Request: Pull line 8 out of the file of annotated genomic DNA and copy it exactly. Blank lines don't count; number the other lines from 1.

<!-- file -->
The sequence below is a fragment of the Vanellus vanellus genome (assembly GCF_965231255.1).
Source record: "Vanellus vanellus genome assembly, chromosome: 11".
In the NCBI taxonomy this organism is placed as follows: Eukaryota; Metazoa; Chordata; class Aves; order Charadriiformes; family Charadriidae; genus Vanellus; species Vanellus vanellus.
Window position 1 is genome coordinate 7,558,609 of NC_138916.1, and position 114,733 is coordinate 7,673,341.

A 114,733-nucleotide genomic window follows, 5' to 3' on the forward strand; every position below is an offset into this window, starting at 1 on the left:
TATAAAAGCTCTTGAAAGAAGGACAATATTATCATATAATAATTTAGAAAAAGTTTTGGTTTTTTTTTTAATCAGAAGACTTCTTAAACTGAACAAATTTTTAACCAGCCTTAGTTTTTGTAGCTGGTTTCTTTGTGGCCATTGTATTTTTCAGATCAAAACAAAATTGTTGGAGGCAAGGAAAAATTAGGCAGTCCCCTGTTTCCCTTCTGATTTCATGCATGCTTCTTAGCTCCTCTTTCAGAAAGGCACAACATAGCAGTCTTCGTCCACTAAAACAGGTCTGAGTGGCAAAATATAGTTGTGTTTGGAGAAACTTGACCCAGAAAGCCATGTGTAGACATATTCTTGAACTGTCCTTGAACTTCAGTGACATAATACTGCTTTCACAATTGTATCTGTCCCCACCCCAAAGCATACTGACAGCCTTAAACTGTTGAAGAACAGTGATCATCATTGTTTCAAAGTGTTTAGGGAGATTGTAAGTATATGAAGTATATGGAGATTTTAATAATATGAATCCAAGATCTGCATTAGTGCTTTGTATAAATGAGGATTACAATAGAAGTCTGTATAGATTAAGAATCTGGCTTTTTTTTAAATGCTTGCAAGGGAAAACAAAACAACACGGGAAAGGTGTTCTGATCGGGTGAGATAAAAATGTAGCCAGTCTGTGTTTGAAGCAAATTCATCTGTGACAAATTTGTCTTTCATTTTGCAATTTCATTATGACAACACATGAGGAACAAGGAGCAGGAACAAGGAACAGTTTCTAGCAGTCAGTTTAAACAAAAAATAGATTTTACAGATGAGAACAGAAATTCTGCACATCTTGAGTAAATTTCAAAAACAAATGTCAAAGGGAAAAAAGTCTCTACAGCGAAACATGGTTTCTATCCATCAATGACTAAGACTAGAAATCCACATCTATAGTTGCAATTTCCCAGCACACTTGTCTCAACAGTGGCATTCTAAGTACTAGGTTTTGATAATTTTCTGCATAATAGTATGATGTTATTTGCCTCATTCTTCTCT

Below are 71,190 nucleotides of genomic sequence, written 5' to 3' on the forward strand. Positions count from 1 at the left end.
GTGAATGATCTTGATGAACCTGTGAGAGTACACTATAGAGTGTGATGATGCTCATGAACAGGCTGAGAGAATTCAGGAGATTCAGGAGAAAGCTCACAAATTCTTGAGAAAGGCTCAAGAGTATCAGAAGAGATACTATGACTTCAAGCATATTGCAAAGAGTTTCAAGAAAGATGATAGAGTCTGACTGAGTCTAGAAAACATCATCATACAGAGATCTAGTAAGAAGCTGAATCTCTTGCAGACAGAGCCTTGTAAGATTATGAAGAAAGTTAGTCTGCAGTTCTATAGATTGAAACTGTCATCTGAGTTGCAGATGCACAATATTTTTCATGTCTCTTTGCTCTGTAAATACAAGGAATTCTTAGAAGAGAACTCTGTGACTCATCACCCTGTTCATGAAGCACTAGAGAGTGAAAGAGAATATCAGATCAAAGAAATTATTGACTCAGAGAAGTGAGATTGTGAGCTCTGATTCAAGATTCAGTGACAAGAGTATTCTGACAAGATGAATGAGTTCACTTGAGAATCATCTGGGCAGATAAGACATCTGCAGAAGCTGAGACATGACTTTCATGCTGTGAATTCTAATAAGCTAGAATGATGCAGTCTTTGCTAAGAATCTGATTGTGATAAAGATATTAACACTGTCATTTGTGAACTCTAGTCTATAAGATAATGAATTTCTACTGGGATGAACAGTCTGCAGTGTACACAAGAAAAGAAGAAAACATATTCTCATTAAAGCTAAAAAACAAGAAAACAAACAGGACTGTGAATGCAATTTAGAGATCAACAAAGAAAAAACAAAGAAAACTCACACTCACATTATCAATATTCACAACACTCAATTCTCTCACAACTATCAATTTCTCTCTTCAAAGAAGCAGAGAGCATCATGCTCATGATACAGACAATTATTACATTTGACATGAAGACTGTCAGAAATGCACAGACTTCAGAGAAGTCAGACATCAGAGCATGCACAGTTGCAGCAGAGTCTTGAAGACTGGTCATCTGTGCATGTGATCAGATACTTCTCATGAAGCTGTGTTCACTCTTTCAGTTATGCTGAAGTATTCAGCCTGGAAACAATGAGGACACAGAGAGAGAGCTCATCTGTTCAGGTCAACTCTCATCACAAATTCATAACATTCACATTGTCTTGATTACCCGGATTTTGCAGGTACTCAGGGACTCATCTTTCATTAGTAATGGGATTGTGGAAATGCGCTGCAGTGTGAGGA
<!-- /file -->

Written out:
GTGAATGATCTTGATGAACCTGTGAGAGTACACTATAGAGTGTGATGATGCTCATGAACAGGCTGAGAGAATTCAGGAGATTCAGGAGAAAGCTCACAAATTCTTGAGAAAGGCTCAAGAGTATCAGAAGAGATACTATGACTTCAAGCATATTGCAAAGAGTTTCAAGAAAGATGATAGAGTCTGACTGAGTCTAGAAAACATCATCATACAGAGATCTAGTAAGAAGCTGAATCTCTTGCAGACAGAGCCTTGTAAGATTATGAAGAAAGTTAGTCTGCAGTTCTATAGATTGAAACTGTCATCTGAGTTGCAGATGCACAATATTTTTCATGTCTCTTTGCTCTGTAAATACAAGGAATTCTTAGAAGAGAACTCTGTGACTCATCACCCTGTTCATGAAGCACTAGAGAGTGAAAGAGAATATCAGATCAAAGAAATTATTGACTCAGAGAAGTGAGATTGTGAGCTCTGATTCAAGATTCAGTGACAAGAGTATTCTGACAAGATGAATGAGTTCACTTGAGAATCATCTGGGCAGATAAGACATCTGCAGAAGCTGAGACATGACTTTCATGCTGTGAATTCTAATAAGCTAGAATGATGCAGTCTTTGCTAAGAATCTGATTGTGATAAAGATATTAACACTGTCATTTGTGAACTCTAGTCTATAAGATAATGAATTTCTACTGGGATGAACAGTCTGCAGTGTACACAAGAAAAGAAGAAAACATATTCTCATTAAAGCTAAAAAACAAGAAAACAAACAGGACTGTGAATGCAATTTAGAGATCAACAAAGAAAAAACAAAGAAAACTCACACTCACATTATCAATATTCACAACACTCAATTCTCTCACAACTATCAATTTCTCTCTTCAAAGAAGCAGAGAGCATCATGCTCATGATACAGACAATTATTACATTTGACATGAAGACTGTCAGAAATGCACAGACTTCAGAGAAGTCAGACATCAGAGCATGCACAGTTGCAGCAGAGTCTTGAAGACTGGTCATCTGTGCATGTGATCAGATACTTCTCATGAAGCTGTGTTCACTCTTTCAGTTATGCTGAAGTATTCAGCCTGGAAACAATGAGGACACAGAGAGAGAGCTCATCTGTTCAGGTCAACTCTCATCACAAATTCATAACATTCACATTGTCTTGATTACCCGGATTTTGCAGGTACTCAGGGACTCATCTTTCATTAGTAATGGGATTGTGGAAATGCGCTGCAGTGTGAGGA